With industrialization, the demand for lubricants and liquid fuel soared, a demand at first satisfied mainly by whale oil. But after the 1850s, with whales hunted to scarcity, menhaden became America’s main source of industrial oil. By the mid-1870s, the production of menhaden oil was 50 percent greater than the production of whale oil. More than 400 sailing ships and steamships hunted menhaden up and down the coast from Maine to the Carolinas, chasing schools sometimes 40 miles long. A single haul of a purse seine would often be filled with fish weighing as much as a blue whale. Almost 100 factories extracted the oil and sold the remaining “scrap” or “guano” as fertilizer for nascent agribusiness. The menhaden reduction industry had become a major component of the U.S. economy.
The reduction fishery reached its zenith during the technological frenzy that possessed the nation in the wake of World War II. The tools of war were directed at the little fish, as leftover naval vessels were converted into menhaden ships guided by spotter planes. Locating the schools no longer depended upon a lookout in the crow’s nest of a ship wallowing amid the waves. A spotter plane, canvassing huge areas at high speeds, could quickly spy schools that ships would not have detected. Hall Watters, a former World War II fighter pilot who in 1946 became the first menhaden spotter, recalled how in 1947, flying at 10,000 feet about 15 miles off Cape Hatteras, he spied a school so big that it looked like an island. Another time, Watters spotted a school about “five city blocks in diameter” and “dragging mud in 125 feet of water,” that is, solid from the surface all the way down 125 feet to the seabed. Dozens of boats managed to surround and annihilate the entire school. “I couldn’t believe they could destroy a school that size,” Watters recalled.
The Atlantic menhaden industry was booming. By 1949, National Geographic and Life magazine were saluting it with headlines ballyhooing “Uncle Sam’s Top Commercial Fish” and “Biggest Ocean Harvest.” The catch soared year after year, reaching a peak of 1.6 billion pounds in 1956. But not even the fish’s phenomenal fecundity could sustain them under this industrial onslaught. Menhaden usually spawn far out at sea, and spotters were finding schools as far out as 50 miles, some with so many egg-filled females that the nets would come up slimy with roe. Then, inevitably, the catch began to fall. By 1969, it had plummeted almost 80 percent. Looking back ruefully on the role he and other spotter pilots had played in the demise of the species, Watters (who died in 2004 at age 79) told me, “We are what destroyed the fishery, because the menhaden had no place to hide.”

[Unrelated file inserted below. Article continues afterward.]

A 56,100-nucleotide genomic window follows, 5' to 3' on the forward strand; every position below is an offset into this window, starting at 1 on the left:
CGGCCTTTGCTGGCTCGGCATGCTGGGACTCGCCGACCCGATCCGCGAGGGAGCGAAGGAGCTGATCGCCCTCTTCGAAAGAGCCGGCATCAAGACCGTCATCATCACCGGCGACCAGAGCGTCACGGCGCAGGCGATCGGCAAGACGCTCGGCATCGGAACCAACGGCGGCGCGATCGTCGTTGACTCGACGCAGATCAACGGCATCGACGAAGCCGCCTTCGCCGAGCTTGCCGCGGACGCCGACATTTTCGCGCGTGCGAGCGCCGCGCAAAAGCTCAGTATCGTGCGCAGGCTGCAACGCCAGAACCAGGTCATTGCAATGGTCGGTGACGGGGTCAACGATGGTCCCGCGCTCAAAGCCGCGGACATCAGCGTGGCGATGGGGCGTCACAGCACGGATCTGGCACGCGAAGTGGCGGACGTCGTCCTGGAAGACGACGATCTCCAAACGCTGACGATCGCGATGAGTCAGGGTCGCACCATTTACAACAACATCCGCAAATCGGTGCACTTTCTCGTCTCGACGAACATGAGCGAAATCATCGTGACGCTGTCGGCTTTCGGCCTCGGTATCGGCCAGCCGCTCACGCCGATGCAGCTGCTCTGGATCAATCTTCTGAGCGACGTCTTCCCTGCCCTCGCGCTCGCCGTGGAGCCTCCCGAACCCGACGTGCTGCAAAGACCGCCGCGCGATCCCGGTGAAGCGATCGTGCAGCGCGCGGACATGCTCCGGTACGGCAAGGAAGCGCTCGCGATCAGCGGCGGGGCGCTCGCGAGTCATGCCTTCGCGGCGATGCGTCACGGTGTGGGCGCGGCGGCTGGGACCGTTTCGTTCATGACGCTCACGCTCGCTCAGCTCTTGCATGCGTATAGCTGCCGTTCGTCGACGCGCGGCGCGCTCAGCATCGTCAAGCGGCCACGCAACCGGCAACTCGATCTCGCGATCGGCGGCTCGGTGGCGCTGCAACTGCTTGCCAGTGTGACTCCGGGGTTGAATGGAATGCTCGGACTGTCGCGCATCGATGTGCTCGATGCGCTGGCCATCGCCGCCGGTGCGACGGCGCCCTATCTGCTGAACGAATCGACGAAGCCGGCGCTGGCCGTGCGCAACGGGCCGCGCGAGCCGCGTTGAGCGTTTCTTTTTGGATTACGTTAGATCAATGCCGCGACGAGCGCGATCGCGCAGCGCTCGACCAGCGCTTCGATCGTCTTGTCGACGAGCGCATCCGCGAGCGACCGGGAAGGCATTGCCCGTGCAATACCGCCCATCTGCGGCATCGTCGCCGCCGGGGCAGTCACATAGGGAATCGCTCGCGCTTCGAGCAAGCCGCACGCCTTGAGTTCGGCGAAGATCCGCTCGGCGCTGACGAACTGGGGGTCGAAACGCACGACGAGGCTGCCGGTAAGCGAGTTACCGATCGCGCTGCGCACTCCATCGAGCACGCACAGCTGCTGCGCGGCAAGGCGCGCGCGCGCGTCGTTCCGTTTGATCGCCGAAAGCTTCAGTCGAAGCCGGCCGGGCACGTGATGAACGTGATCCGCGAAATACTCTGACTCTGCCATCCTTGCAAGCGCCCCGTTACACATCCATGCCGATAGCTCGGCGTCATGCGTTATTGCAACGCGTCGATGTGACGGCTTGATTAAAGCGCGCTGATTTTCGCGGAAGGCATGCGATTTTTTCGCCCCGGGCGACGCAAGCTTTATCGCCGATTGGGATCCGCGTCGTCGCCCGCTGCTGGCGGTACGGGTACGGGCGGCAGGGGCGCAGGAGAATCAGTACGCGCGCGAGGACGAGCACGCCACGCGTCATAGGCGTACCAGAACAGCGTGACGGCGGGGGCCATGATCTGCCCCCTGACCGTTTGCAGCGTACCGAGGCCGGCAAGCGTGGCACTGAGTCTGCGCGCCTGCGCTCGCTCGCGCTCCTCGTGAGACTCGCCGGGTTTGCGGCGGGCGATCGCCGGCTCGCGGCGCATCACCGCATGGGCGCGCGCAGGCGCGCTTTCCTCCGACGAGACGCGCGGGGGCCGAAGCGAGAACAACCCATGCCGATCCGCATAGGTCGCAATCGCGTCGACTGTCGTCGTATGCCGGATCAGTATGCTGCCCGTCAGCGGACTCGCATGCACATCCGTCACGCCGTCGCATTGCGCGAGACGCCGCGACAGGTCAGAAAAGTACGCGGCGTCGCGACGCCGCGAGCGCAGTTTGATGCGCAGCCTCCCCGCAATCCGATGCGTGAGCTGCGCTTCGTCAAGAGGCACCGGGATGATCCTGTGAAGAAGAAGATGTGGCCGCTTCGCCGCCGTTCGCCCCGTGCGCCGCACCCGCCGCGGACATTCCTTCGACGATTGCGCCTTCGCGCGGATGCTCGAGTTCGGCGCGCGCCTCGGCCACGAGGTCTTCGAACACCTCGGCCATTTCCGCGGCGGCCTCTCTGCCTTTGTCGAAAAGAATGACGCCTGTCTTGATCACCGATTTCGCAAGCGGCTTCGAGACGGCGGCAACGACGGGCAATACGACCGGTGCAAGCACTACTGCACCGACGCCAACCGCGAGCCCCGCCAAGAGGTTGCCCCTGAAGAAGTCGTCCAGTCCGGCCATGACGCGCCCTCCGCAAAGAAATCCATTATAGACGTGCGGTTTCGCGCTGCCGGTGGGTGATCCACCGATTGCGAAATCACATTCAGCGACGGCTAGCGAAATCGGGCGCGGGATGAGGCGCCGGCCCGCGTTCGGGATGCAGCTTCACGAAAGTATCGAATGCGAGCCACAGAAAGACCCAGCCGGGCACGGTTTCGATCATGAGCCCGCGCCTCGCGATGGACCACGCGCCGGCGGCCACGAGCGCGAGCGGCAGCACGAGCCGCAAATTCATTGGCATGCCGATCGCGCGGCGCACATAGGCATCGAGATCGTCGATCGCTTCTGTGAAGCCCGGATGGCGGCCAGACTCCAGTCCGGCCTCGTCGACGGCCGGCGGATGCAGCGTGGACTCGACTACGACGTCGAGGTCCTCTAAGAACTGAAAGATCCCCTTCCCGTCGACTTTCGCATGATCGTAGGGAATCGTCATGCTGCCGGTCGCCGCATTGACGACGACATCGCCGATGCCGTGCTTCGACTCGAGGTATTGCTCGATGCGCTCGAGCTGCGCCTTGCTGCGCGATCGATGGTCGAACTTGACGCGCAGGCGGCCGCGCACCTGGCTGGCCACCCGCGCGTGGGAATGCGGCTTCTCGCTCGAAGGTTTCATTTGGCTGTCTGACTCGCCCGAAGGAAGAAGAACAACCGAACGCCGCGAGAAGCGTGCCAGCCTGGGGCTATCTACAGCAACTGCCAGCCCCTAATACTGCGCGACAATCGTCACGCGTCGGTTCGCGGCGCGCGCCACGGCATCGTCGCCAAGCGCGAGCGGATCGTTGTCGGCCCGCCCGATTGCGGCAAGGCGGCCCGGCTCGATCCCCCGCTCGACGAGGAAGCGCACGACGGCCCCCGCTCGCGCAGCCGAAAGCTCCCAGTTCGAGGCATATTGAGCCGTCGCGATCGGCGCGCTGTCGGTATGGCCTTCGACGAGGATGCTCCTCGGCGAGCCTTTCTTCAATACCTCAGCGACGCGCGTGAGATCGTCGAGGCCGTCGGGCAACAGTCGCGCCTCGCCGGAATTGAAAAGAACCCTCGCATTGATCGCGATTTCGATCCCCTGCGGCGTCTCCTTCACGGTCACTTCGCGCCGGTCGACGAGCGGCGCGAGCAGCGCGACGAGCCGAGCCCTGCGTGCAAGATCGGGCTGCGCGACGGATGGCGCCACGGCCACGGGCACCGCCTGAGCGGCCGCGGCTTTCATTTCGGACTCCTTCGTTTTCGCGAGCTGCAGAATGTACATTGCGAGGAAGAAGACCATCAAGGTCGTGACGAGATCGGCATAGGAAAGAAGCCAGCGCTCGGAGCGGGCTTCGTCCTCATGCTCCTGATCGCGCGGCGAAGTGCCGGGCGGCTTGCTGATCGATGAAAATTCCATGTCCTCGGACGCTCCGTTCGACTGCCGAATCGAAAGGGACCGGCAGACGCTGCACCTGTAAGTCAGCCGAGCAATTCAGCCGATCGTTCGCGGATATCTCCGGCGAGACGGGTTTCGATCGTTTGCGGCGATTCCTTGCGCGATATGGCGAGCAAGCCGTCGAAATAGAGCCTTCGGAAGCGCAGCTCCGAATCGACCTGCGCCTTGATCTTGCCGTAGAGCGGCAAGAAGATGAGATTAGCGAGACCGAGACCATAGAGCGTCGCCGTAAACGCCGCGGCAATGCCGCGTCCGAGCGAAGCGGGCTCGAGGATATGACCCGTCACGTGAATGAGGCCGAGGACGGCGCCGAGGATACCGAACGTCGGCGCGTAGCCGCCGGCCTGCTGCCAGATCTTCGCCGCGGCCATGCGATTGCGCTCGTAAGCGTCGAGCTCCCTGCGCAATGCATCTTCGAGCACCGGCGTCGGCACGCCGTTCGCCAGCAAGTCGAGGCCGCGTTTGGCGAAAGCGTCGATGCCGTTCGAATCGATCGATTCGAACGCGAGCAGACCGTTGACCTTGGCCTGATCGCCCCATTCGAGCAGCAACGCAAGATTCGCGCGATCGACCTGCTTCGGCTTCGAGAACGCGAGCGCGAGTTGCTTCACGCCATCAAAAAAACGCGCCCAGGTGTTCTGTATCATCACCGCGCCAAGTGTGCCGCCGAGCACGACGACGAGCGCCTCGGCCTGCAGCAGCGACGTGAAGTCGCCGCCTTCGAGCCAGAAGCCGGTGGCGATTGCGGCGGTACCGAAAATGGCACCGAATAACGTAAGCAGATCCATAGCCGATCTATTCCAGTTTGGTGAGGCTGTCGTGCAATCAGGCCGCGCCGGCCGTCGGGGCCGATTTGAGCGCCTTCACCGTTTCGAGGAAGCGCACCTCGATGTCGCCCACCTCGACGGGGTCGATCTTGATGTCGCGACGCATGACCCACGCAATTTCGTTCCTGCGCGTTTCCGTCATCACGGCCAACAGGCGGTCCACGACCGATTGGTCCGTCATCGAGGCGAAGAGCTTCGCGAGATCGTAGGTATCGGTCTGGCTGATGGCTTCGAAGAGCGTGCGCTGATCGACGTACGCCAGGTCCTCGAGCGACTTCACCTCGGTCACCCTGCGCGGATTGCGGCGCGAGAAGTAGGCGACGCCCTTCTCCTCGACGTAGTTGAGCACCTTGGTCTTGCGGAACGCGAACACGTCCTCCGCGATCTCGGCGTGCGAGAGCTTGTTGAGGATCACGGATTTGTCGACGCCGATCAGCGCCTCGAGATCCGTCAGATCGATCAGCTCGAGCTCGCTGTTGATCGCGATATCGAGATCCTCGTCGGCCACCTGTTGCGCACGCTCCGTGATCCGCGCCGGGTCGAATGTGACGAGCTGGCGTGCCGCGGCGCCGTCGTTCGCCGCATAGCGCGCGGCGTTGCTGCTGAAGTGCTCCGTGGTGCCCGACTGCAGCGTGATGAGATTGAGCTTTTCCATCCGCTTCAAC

THE COLLAPSE of the Atlantic menhaden industry allowed one company to gain almost exclusive control of the endangered fishery. In 1953, during the heyday of the Atlantic menhaden industry, George H.W. Bush cofounded Zapata Corporation, a wildcatting oil and gas exploration company headquartered in Houston. After Bush sold his stake in Zapata in 1966, the company began to branch out into fishing in the Gulf of Mexico, “wringing oil out of fish,” as one business journal snidely put it. In the early 1990s, reclusive real estate mogul Malcolm Glazer took control of Zapata, installed his son Avram as president and CEO, sold off the company’s oil and gas interests, purchased the Tampa Bay Buccaneers (forcing the city to impose a sales tax, still in effect, to build a grandiose new stadium), and turned Zapata into a mere shell for a subsidiary with a jazzy new name more fit for a health-food company—Omega Protein.
The Glazers started snapping up the competition like so many menhaden. Most of the eastern seaboard companies, including some founded in the 19th century, were going bankrupt or frantically merging with each other. In 1997, Zapata took over the remaining Atlantic and Gulf competitors, leaving only one small independent in each region. In 1998, Zapata spun off Omega Protein as a separate corporation, although it still owns 58 percent of the company, which is worth a mere $145 million and is Zapata’s only remaining business. In May of that year, the Wall Street Journal noted Zapata’s futile attempts to become a dot-com powerhouse while sneering at the Glazer family’s “fish-oil empire.”
Although not exactly a household name in America (except around Tampa), Glazer has managed to become arguably Britain’s most hated man, reviled almost daily in the British press since last May, when he bought a national icon—the Manchester United soccer team—and turned it into his “corporate toy.” To finance this coup, Glazer assumed a mountain of debt. Last December, Zapata announced that it is trying to sell off Omega Protein, possibly to help service this debt or perhaps to unload the business before its troubles become too obvious.